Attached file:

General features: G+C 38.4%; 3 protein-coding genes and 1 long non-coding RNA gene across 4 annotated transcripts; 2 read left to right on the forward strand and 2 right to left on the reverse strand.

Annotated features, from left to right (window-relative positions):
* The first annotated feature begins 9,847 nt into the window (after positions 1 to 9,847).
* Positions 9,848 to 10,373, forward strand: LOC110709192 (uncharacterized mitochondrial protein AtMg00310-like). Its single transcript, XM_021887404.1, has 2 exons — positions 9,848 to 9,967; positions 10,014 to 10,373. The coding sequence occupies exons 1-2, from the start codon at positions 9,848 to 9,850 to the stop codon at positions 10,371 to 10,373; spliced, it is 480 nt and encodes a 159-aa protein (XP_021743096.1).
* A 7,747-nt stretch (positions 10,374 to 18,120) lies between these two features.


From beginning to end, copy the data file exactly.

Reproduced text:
General features: G+C 38.4%; 3 protein-coding genes and 1 long non-coding RNA gene across 4 annotated transcripts; 2 read left to right on the forward strand and 2 right to left on the reverse strand.

Annotated features, from left to right (window-relative positions):
* The first annotated feature begins 9,847 nt into the window (after positions 1 to 9,847).
* Positions 9,848 to 10,373, forward strand: LOC110709192 (uncharacterized mitochondrial protein AtMg00310-like). Its single transcript, XM_021887404.1, has 2 exons — positions 9,848 to 9,967; positions 10,014 to 10,373. The coding sequence occupies exons 1-2, from the start codon at positions 9,848 to 9,850 to the stop codon at positions 10,371 to 10,373; spliced, it is 480 nt and encodes a 159-aa protein (XP_021743096.1).
* A 7,747-nt stretch (positions 10,374 to 18,120) lies between these two features.